While a robust overcoat can improve the life of the PC drum, a suitable overcoat is required that does not significantly alter the electrophotographic properties of the PC drum. If the layer is too electrically insulating, the photoconductor will not discharge and will result in a poor latent image. On the other hand, if the layer is too electrically conducting, then the electrostatic latent image will spread resulting in a blurred image. Thus, a protective layer that improves the life of the photoconductor must not negatively alter the electrophotographic properties of the PC drum.

DISCLOSURE OF THE INVENTION

This invention employs a polyurethane-silica hybrid, or polyurethane-silica/silsesquioxane hybrid overcoat to improve the life of the photoconductor drum without significantly altering the electrophotographic properties of the PC drum. This major development includes the improvement of the wear and erosion properties of the PC drum resulting in a PC drum with much longer life. Wear can be caused by a variety of factors, which include contact with the cleaner blade, paper, or intermediate transfer member (ITM) or by erosion or scratching from toner components.

The increased robustness of the PC drum is due to the cross-linked hybrid polyurethane-silica structure, which is much tougher and harder than the polyester or polycarbonate charge transport layer. The combination of hard and soft segments allows for a tough, wear resistant material with the added flexibility to prevent erosion from toner particles that are swept along the surface of the drum by the cleaner blade.

In addition, the presence of an ultraviolet absorber, a benzophenone, chemically linked to the material, appears to inhibit room light fatigue and improve the electrostatic cycling of the PC drum. The overcoat also inhibits crazing as exemplified by inhibiting oils or lotions from reaching the CT layer during drum handling. In crazing, small micro-cracks form in a direction perpendicular to the applied stress.

The thickness of the overcoat of the ceramer hybrid material may be 0.1 to 5 microns, more preferably about 0.5 to 2 microns, and most preferably about 1.5 microns.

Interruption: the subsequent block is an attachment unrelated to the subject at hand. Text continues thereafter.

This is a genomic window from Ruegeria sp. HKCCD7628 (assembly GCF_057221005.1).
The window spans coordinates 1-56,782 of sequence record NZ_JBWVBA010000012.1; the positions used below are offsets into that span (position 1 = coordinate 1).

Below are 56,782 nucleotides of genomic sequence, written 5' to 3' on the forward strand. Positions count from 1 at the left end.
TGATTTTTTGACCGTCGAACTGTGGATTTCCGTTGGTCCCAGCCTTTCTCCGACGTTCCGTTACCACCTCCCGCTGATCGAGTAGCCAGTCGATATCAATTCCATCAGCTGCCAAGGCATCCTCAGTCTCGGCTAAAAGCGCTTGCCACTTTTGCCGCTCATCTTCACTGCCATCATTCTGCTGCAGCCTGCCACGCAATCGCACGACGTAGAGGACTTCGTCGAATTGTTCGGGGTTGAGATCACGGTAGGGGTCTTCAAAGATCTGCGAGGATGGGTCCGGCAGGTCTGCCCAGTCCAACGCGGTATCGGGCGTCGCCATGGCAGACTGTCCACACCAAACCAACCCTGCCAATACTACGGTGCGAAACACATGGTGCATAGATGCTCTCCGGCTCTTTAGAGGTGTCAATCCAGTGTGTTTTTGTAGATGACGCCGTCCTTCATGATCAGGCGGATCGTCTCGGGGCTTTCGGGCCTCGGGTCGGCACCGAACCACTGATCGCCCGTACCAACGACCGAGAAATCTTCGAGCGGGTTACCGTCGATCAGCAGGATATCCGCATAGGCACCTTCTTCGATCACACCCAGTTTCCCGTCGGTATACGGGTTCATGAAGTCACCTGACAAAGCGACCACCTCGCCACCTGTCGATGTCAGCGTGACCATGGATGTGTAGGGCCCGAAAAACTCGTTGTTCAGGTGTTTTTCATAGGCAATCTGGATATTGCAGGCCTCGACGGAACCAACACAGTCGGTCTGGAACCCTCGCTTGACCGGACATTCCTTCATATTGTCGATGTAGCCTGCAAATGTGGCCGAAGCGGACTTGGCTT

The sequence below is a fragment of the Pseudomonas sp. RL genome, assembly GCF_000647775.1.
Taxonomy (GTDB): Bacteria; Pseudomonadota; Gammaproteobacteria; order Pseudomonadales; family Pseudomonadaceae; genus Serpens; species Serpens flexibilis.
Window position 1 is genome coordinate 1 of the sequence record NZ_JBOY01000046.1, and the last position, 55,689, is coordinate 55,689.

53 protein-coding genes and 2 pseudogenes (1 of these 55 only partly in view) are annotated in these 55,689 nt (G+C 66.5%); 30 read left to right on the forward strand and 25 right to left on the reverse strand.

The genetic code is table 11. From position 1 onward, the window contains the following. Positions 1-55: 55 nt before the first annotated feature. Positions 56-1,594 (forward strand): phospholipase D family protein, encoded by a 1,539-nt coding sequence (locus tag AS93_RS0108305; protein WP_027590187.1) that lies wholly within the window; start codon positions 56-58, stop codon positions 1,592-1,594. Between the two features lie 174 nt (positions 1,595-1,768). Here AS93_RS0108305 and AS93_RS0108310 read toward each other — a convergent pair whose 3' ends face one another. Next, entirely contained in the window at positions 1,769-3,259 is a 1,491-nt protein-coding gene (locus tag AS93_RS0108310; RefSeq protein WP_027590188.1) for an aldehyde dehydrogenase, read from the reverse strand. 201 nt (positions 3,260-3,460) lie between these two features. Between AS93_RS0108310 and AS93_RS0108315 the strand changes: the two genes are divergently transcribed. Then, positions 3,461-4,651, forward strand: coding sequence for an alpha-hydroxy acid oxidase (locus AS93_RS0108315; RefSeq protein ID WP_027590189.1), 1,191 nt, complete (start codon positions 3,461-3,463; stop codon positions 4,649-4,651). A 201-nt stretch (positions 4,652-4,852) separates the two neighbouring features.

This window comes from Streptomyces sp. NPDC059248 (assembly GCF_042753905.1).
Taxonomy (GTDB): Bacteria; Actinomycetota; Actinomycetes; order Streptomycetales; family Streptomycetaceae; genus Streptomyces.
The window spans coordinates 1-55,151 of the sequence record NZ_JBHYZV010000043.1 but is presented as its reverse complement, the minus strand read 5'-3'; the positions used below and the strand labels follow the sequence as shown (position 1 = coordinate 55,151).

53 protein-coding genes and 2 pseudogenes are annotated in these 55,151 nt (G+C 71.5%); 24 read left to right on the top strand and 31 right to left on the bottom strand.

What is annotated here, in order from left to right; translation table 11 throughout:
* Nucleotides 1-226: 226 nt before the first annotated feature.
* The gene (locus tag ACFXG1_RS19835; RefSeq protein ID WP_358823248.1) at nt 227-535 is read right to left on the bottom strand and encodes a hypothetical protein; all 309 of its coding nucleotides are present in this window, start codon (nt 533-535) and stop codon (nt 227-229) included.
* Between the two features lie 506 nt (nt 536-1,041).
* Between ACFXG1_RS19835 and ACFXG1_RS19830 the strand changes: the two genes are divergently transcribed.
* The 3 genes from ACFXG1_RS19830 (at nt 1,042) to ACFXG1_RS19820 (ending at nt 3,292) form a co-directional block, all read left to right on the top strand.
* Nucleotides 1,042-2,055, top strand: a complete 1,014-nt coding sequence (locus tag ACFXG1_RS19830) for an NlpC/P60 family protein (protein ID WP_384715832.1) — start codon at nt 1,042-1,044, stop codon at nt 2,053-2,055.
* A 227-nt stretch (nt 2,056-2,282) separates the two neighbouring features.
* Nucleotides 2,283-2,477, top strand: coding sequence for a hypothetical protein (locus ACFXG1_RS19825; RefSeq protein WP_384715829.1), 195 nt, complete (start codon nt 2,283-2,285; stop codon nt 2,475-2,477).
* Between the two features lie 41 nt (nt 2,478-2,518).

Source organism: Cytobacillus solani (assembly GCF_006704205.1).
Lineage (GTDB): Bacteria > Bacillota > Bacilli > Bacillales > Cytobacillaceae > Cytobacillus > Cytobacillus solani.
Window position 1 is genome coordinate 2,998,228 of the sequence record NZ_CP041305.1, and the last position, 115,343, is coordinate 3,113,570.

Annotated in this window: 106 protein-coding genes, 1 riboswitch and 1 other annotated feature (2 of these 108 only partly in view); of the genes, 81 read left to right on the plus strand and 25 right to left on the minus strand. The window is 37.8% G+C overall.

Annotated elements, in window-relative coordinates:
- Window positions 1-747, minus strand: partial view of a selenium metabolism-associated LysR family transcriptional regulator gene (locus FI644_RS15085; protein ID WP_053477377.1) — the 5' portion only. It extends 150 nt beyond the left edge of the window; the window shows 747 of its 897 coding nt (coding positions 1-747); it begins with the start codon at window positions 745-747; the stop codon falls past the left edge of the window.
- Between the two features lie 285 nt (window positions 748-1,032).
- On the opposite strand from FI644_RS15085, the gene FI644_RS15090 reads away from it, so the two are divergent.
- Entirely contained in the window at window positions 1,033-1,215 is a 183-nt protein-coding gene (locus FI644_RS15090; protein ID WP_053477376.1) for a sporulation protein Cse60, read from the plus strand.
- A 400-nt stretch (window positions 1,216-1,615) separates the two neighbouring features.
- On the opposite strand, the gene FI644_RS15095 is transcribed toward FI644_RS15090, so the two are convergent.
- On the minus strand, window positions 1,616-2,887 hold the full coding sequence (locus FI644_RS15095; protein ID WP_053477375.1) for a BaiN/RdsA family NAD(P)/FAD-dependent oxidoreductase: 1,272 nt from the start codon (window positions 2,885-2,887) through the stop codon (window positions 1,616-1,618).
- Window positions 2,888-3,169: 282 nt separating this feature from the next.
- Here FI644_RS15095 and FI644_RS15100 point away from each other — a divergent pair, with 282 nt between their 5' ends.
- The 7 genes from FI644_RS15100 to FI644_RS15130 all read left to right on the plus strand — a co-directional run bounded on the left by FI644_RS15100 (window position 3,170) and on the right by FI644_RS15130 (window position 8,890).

DESCRIPTION OF THE PREFERRED EMBODIMENTS

A polyurethane prepolymer was prepared according to Example 1 in U.S. Pat. No. 5,968,656. 100.2 g of TERATHANE® 2900 polyether glycol (0.035 mol) was mixed with 4.94 g (0.055 mol) of 1,4-butanediol and 1.52 g (0.011 mol) of trimethylolpropane (TMP) in 300 g of tetrahydrofuran (THF) with stirring under nitrogen gas. To the solution, 19.9 g (0.090 mol) of isophorone diisocyanate followed by 0.0125 g (0.020 mmol) of dibutyltin dilaurate in 2 mL of THF was added. Then, the mixture was heated to 60° C. for 6 hours. Then, 9.93 g (0.040 mol) of 3-(triethoxysilyl)propyl isocyanate in 130 g of THF was added and the solution was stirred overnight at 60° C. (16 hours).

EXAMPLE 1

To prepare the hybrid organic-inorganic formulation, 180.0 g of 2-propanol and 175.6 g (0.84 mol) of tetraethyl orthosilicate was added to 200.27 g of the prepared urethane prepolymer described above. Then, 10.0 mL of 37% hydrochloric acid was diluted with 55.7 mL of deionized water and added to the reaction mixture. The solution was stirred for 2 days at room temperature. 200.4 g of the mixture was diluted with 200.4 g of 2-propanol. Finally, 0.2 g of BYK-310 silicone flow promoter from BYK-Chemie was added. A photoconductor drum consisting of a CTL over a CGL on an anodized A1 core was then coated with the above solution and cured at 100° C. for 1 hour. An eddy current test system was used to measure the film thickness to be 1.5 μm.

The overcoat drum was then tested in a LEXMARK C750 color laser printer. The drum, tested in a two page and pause mode, showed good print quality with negligible PC wear over 30,000 prints. The drum showed minimal wear and little or no change in film thickness. The wear was determined to be 0.01 μm per 1000 pages. This compares very favorable to a control drum without the overcoat layer (identical CG and CT layers), where the wear rate was determined as 0.73 μm per 1000 pages.

SILSESQUIOXANE EXAMPLE

General Preparation of Silsesquioxane:
“SiO2”+RSi(OR′)3→RSiO1.5   (empirical formula)

Where R′ is an alkoxy group (methoxy, ethoxy, etc.) and R is typically an organic group (and/or an additional alkoxy group).

“SiO2” can be an aqueous suspension of silica or formed in situ from Si(OCH2CH3)4 (tetraethyl orthosilicate; TEOS). Synonyms for TEOS include tetraethoxysilane and orthosilicic acid tetraethyl ester. The reaction proceeds by hydrolysis of the alkoxysilane groups to form an alcohol and a Si—O—Si linkage.

Silsesquioxanes are highly cross-linked materials with the empirical formula RSiO1.5. They are named from the organic group and a 1.5 (sesqui) stoichiometry of oxygen to silicon. A variety of representations have been made to represent the structure. Below are two of the simplest three-dimensional representations (see U.S. Pat. No. 3,944,520 to Andrianov et al.). The silsesquioxane is referred to as methylsilsesquioxane (MSQ) when the R groups are methyl groups.


Which also is described by the following: